As a college town, Davis is a mix of students and families. While about 20 percent of the more than 30,000 students at UC Davis live on campus, the rest live off campus — and that is where problems with parties, loud noise, parking and litter sometimes arise.
Thanks to several programs and initiatives the past several years, relationships have improved between students and family residents, said Gary Sandy, director of local government relations for UC Davis.
"We've been gratified by the amount of student support we've had — they're stepping forward to be part of the solution," Sandy said.
Approximately 40 percent of Davis homes serve as rentals, creating a dynamic of students streaming into neighborhoods designed for single families, which can lead to conflict. Communication is key to working out these issues before they escalate.
Each year, the university joins with the city of Davis and the student body government to encourage all community members to participate in Davis Neighbors' Night Out (http://www.cityofdavis.org/neighbors) block parties held throughout the city to help neighbors to get better acquainted. More than 60 neighborhoods participated last year, and this year's events will be on Saturday, Oct. 20.
Kareem Salem, president of the Associated Students of UC Davis, also credits the City-UCD Student Liaison Commission (http://www.city.davis.ca.us/meetings/agenda.cfm) as an important part of the solution. It is charged with addressing mutual concerns such as noise, lighting and safety, parking, housing and neighborhood relations.
"As problems do arise, the commission takes care of them early before they escalate," said Salem, a senior from San Diego who is majoring in international relations. "Over the years, student involvement in the community has grown and as a direct result, we're seeing more collaboration with the city that results in a stronger relationship."
Salem said one of the biggest complaints he hears from students is about the lack of night-time entertainment in Davis. So he helped form the new ASUCD/City of Davis Entertainment Partnership that will hold a quarterly concert or music event in the downtown's Central Park. Trial events last year were quite successful, Salem said.
Parties are perhaps one of the biggest sources of conflict between students and Davis residents. For the past three years, UC Davis has worked to get the word out that students can have parties that are safe, fun and respectful of neighbors through the Safe Party Initiative (http://safeparty.ucdavis.edu).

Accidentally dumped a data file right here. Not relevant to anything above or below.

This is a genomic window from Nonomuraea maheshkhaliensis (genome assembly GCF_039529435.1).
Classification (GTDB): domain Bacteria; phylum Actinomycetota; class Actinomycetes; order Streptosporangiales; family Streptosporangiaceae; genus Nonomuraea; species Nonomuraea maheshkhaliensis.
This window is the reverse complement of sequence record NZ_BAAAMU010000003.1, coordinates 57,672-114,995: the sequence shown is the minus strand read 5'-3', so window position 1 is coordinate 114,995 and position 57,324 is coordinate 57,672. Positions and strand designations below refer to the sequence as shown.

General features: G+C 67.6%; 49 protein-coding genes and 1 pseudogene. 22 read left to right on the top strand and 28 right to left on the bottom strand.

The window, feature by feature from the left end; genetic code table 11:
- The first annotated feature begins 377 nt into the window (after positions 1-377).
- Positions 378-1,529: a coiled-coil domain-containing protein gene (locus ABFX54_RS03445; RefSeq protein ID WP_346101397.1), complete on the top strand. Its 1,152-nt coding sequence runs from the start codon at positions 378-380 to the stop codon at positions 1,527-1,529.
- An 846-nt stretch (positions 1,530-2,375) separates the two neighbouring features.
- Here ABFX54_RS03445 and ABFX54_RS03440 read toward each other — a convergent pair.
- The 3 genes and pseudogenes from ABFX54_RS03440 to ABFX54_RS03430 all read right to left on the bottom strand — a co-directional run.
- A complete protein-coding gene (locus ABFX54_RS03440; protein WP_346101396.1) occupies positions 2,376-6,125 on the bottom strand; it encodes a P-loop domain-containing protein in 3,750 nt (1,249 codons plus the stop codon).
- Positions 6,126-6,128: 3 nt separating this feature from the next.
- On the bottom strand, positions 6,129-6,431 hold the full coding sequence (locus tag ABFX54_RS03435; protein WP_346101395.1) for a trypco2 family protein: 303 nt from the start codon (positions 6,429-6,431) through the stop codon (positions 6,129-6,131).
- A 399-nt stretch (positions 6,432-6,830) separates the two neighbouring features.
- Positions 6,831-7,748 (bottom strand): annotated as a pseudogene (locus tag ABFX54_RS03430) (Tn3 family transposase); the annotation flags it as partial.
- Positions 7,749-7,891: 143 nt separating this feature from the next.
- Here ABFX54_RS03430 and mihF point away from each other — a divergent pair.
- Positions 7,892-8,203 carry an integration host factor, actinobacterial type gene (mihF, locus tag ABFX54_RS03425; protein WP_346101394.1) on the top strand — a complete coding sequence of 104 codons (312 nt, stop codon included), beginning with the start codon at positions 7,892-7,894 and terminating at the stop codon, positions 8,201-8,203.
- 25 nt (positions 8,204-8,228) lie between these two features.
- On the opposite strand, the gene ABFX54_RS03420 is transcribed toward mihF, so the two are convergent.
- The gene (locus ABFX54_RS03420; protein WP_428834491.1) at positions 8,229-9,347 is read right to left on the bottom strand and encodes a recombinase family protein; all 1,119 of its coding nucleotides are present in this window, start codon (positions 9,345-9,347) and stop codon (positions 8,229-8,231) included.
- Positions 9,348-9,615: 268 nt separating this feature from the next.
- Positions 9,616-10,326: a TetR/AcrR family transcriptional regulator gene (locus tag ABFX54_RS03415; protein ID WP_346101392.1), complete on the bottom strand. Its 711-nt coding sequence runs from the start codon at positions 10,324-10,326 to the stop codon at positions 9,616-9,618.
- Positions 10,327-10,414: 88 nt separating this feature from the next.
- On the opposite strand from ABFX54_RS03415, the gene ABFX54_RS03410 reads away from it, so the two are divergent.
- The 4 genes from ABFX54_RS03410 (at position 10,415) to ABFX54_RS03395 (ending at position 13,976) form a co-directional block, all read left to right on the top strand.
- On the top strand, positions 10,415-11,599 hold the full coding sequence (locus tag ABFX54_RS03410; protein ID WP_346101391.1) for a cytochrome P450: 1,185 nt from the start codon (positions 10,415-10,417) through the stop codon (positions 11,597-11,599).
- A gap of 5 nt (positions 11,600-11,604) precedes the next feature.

Michelle Johnston, health promotion supervisor at the Cowell Student Health Center, said the program gives students guidelines that help create respectful, caring communities. Tips for students include:
- giving neighbors advance notice of an event;
- providing a phone number at which the student host can be reached;
- not allowing strangers into the party;
- keeping the noise level reasonable and asking guests to be quiet as they leave; and
- checking nearby lawns in the morning for any trash.
"It's not a good use of public safety resources for a neighbor to call the police to ask someone to turn the music down," Johnston said. "We encourage students and non-student neighbors to get to know each other before any problems occur so they can communicate concerns directly and avoid bad feelings."
Lt. Darren Pytel of the city of Davis Police Department said the efforts of the Safe Party Initiative have been quite successful. He works with fraternities and sororities to help them set up safe party environments and assists them with obtaining the necessary permits for large gatherings.
"We do get some complaints still, but we feel we're way ahead of where we were a few years ago in terms of alcohol and drug abuse in the student population," Pytel said.
In spite of some ups and down through the years, the relationship between the university and town has been good, said Sue Greenwald, mayor of the city of Davis. "The block parties for Davis Neighbors' Night Out were much more successful than anticipated. To keep those relations positive, we need to continue to work on building an atmosphere of cooperation and consideration."
Trina Wood is a freelance writer for University Commun-ications.